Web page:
Inhibition of proliferation and migration of tumor cells through phenylboronic acid-functionalized polyamidoamine-mediated delivery of a therapeutic DNAzyme Dz13
Received 10 April 2019
Accepted for publication 27 July 2019
Published 9 August 2019 Volume 2019:14 Pages 6371—6385
Checked for plagiarism Yes
Review by Single anonymous peer review
Peer reviewer comments 3
Editor who approved publication: Dr Linlin Sun
Jiebing Yang,* Jiayuan Zhang,* Jiakai Xing, Zhiyuan Shi, Haobo Han, Quanshun Li
Key Laboratory for Molecular Enzymology and Engineering of Ministry of Education, School of Life Sciences, Jilin University, Changchun 130012, People’s Republic of China
*These authors contributed equally to this work
Background: The phenylboronic acid-functionalized polyamidoamine (PP) was employed as a gene carrier for Dz13 delivery, inducing an obvious anticancer response.
Materials and methods: The Dz13 condensation ability of PP was evaluated through gel retardation assay. The cellular uptake mechanism of PP/Dz13 nanoparticles was studied using confocal laser scanning microscope and flow cytometer. The inhibition ability of cell proliferation, migration and invasion was investigated through MTT assay, flow cytometry, wound healing and Transwell migration assays, using hepatocarcinoma cell line HepG2 as a model. Finally, Western blotting analysis was used to detect the signaling pathway associated with the inhibition of cell apoptosis and migration induced by Dz13 delivery.
Results: The carrier PP could efficiently condense Dz13 into stable nanoparticles at mass ratios of >1.5. The hydrodynamic diameter and zeta potential of PP/Dz13 nanoparticles were measured to be 204.77 nm and +22.00 mV at a mass ratio of 10.0, respectively. The nanoparticles could realize an efficient cellular uptake in sialic acid-dependent endocytosis manner. Moreover, the nanoparticles exhibited an obvious antiproliferation effect through the induction of cell apoptosis and cell cycle arrest due to the cleavage of c-Jun mRNA. Besides, the suppression of cell migration and invasion could be achieved after the PP/Dz13 transfection, attributing to the decreased expression level of MMP-2 and MMP-9.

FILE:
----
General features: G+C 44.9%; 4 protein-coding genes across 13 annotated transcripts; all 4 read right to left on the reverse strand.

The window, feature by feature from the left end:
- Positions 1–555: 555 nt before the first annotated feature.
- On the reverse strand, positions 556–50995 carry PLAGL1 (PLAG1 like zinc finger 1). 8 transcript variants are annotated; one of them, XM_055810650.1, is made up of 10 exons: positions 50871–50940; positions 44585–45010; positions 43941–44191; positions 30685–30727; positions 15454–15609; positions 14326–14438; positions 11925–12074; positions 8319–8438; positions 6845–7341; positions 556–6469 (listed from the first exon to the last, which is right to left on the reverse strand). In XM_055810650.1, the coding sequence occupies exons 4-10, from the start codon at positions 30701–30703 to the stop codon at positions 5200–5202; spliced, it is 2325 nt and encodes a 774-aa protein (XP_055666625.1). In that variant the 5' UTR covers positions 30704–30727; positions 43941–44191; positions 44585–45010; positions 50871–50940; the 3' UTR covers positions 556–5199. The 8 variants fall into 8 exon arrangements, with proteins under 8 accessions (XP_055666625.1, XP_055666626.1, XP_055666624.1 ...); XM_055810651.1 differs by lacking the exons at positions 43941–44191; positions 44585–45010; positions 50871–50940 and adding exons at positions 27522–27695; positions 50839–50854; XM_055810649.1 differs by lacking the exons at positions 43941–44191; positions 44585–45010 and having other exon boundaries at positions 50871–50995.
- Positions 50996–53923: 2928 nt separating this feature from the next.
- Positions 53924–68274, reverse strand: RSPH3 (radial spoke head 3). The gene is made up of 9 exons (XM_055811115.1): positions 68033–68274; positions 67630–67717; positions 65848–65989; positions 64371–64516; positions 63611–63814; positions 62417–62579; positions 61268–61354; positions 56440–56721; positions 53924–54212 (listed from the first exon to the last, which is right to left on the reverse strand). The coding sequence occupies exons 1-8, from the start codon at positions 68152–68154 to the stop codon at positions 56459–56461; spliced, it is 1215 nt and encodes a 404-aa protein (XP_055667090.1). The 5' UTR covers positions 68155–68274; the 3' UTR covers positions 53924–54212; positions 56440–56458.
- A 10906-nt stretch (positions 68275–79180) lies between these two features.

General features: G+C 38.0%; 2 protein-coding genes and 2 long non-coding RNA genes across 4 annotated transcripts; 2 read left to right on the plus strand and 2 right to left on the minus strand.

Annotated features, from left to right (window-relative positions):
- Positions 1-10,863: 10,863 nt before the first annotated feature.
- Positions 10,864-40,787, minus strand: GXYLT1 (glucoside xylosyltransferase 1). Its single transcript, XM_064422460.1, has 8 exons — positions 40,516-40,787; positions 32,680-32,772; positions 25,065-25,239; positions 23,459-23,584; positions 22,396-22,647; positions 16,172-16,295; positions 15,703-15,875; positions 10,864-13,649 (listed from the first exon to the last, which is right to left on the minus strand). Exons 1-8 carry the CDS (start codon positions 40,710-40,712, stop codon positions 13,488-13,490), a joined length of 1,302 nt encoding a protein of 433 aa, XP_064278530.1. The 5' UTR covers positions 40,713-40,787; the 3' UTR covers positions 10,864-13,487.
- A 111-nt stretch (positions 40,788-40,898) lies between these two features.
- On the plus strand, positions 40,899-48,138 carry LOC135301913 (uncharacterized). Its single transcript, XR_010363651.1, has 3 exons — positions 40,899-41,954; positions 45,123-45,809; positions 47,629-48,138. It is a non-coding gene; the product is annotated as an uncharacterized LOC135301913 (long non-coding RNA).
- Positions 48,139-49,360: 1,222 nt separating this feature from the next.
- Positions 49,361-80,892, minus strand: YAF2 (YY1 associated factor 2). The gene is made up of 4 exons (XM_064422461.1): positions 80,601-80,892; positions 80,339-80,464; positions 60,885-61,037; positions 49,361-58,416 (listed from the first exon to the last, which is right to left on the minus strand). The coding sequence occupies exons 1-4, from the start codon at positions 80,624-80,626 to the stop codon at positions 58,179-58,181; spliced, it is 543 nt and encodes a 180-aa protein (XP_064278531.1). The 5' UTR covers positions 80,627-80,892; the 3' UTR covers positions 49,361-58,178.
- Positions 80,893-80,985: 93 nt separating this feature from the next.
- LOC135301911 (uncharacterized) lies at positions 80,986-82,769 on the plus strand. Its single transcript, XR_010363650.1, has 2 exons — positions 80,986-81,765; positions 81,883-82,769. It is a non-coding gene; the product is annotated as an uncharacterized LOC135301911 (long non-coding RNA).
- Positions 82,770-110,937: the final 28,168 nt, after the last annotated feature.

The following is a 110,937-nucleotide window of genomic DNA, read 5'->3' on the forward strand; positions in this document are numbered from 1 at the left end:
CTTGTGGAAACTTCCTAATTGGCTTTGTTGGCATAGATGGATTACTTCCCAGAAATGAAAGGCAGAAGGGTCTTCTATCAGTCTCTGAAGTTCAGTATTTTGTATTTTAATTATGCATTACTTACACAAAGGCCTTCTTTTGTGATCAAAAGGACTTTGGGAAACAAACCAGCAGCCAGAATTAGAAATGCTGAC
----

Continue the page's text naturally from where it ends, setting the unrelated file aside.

Conclusion: The PP provided a potential delivery system to achieve the tumor-targeting gene therapy.
Keywords: phenylboronic acid, polyamidoamine, DNAzyme, gene therapy, antiproliferation effect, antimigration effect
Cancer has been considered to be one of the leading causes of death, accounting for millions of deaths annually owing to the uncontrolled proliferation rate.1–4 In the past three decades, extensive studies have confirmed that the genesis and development of malignant tumors were highly associated with the maladjustment of gene expression or regulation.5,6 With the advantages in manipulating gene expression, gene therapy has emerged as an attractive approach to achieve the delivery of therapeutic genes to specific cells in cancer treatment.7,8 Among the therapeutic strategies, deoxyribozymes (DNAzymes) are a new class of synthetic DNA molecules, which could specifically bind its target mRNA through the base-pairing mode and then realize the cleavage of mRNA.9,10 As the most important member, the “10–23” subtype of DNAzyme exhibited a favorable catalytic activity to cleave the target mRNA between unpaired purine and paired pyrimidine through the de-esterification reaction.11,12 Particularly, a therapeutic DNAzyme Dz13 targeting and cleaving the c-Jun mRNA has been demonstrated to significantly inhibit the tumor growth through the induction of caspase-2 activation.13–17 Furthermore, Dz13 exhibited great antimetastasis efficacy by reducing the expression of matrix metalloproteinase (MMP)-2 and MMP-9 in tumors.13 Therefore, Dz13 is considered to be a potential candidate for realizing the tumor gene therapy. However, the clinical application of Dz13 is seriously hindered by the low stability and cellular uptake efficiency, and thus an efficient delivery system is highly required for facilitating the Dz13-based gene therapy.18